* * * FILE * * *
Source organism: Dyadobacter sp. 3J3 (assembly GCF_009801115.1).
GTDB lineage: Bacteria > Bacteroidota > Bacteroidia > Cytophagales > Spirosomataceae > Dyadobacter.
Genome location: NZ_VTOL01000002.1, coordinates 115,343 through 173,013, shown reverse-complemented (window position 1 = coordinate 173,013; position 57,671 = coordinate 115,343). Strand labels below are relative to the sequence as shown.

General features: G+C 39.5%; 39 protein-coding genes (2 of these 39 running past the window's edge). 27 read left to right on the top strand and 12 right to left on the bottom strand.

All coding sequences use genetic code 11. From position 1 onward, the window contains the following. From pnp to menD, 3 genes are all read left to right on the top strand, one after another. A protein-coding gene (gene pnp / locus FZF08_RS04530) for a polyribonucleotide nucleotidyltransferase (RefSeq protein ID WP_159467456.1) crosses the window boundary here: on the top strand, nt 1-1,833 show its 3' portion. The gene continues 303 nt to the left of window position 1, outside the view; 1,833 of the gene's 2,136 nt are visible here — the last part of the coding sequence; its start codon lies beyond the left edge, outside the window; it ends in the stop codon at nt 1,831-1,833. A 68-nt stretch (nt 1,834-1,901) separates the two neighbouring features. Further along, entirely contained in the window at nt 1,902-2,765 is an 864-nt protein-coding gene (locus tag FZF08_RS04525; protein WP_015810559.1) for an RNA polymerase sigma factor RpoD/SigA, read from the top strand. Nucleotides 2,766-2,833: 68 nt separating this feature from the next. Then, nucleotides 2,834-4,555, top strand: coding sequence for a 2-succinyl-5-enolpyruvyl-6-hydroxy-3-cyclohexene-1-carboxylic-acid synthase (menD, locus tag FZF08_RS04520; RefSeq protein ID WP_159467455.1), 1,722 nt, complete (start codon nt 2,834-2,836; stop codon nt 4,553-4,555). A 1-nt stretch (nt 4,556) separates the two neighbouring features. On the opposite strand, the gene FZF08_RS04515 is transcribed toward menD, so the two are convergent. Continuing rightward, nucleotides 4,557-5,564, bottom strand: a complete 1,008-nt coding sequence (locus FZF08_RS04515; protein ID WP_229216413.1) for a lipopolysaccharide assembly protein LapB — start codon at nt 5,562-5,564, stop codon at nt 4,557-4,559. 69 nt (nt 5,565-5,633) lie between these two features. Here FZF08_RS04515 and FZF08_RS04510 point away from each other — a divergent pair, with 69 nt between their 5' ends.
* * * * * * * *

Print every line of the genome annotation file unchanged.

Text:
Source organism: Dyadobacter sp. 3J3 (assembly GCF_009801115.1).
GTDB lineage: Bacteria > Bacteroidota > Bacteroidia > Cytophagales > Spirosomataceae > Dyadobacter.
Genome location: NZ_VTOL01000002.1, coordinates 115,343 through 173,013, shown reverse-complemented (window position 1 = coordinate 173,013; position 57,671 = coordinate 115,343). Strand labels below are relative to the sequence as shown.

General features: G+C 39.5%; 39 protein-coding genes (2 of these 39 running past the window's edge). 27 read left to right on the top strand and 12 right to left on the bottom strand.

All coding sequences use genetic code 11. From position 1 onward, the window contains the following. From pnp to menD, 3 genes are all read left to right on the top strand, one after another. A protein-coding gene (gene pnp / locus FZF08_RS04530) for a polyribonucleotide nucleotidyltransferase (RefSeq protein ID WP_159467456.1) crosses the window boundary here: on the top strand, nt 1-1,833 show its 3' portion. The gene continues 303 nt to the left of window position 1, outside the view; 1,833 of the gene's 2,136 nt are visible here — the last part of the coding sequence; its start codon lies beyond the left edge, outside the window; it ends in the stop codon at nt 1,831-1,833. A 68-nt stretch (nt 1,834-1,901) separates the two neighbouring features. Further along, entirely contained in the window at nt 1,902-2,765 is an 864-nt protein-coding gene (locus tag FZF08_RS04525; protein WP_015810559.1) for an RNA polymerase sigma factor RpoD/SigA, read from the top strand. Nucleotides 2,766-2,833: 68 nt separating this feature from the next. Then, nucleotides 2,834-4,555, top strand: coding sequence for a 2-succinyl-5-enolpyruvyl-6-hydroxy-3-cyclohexene-1-carboxylic-acid synthase (menD, locus tag FZF08_RS04520; RefSeq protein ID WP_159467455.1), 1,722 nt, complete (start codon nt 2,834-2,836; stop codon nt 4,553-4,555). A 1-nt stretch (nt 4,556) separates the two neighbouring features. On the opposite strand, the gene FZF08_RS04515 is transcribed toward menD, so the two are convergent. Continuing rightward, nucleotides 4,557-5,564, bottom strand: a complete 1,008-nt coding sequence (locus FZF08_RS04515; protein ID WP_229216413.1) for a lipopolysaccharide assembly protein LapB — start codon at nt 5,562-5,564, stop codon at nt 4,557-4,559. 69 nt (nt 5,565-5,633) lie between these two features. Here FZF08_RS04515 and FZF08_RS04510 point away from each other — a divergent pair, with 69 nt between their 5' ends.